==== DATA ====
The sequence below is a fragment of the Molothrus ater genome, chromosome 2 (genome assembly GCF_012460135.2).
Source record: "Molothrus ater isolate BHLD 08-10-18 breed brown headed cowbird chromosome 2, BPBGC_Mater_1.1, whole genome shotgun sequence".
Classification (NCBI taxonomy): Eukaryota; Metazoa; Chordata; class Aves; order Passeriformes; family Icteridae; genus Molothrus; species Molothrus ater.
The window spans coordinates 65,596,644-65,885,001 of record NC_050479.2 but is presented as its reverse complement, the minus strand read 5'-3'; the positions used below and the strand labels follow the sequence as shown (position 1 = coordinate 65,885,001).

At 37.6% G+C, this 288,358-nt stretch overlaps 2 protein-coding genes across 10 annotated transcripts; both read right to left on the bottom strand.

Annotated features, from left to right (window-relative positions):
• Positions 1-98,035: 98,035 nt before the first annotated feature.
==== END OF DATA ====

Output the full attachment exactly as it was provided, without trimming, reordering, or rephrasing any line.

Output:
The sequence below is a fragment of the Molothrus ater genome, chromosome 2 (genome assembly GCF_012460135.2).
Source record: "Molothrus ater isolate BHLD 08-10-18 breed brown headed cowbird chromosome 2, BPBGC_Mater_1.1, whole genome shotgun sequence".
Classification (NCBI taxonomy): Eukaryota; Metazoa; Chordata; class Aves; order Passeriformes; family Icteridae; genus Molothrus; species Molothrus ater.
The window spans coordinates 65,596,644-65,885,001 of record NC_050479.2 but is presented as its reverse complement, the minus strand read 5'-3'; the positions used below and the strand labels follow the sequence as shown (position 1 = coordinate 65,885,001).

At 37.6% G+C, this 288,358-nt stretch overlaps 2 protein-coding genes across 10 annotated transcripts; both read right to left on the bottom strand.

Annotated features, from left to right (window-relative positions):
• Positions 1-98,035: 98,035 nt before the first annotated feature.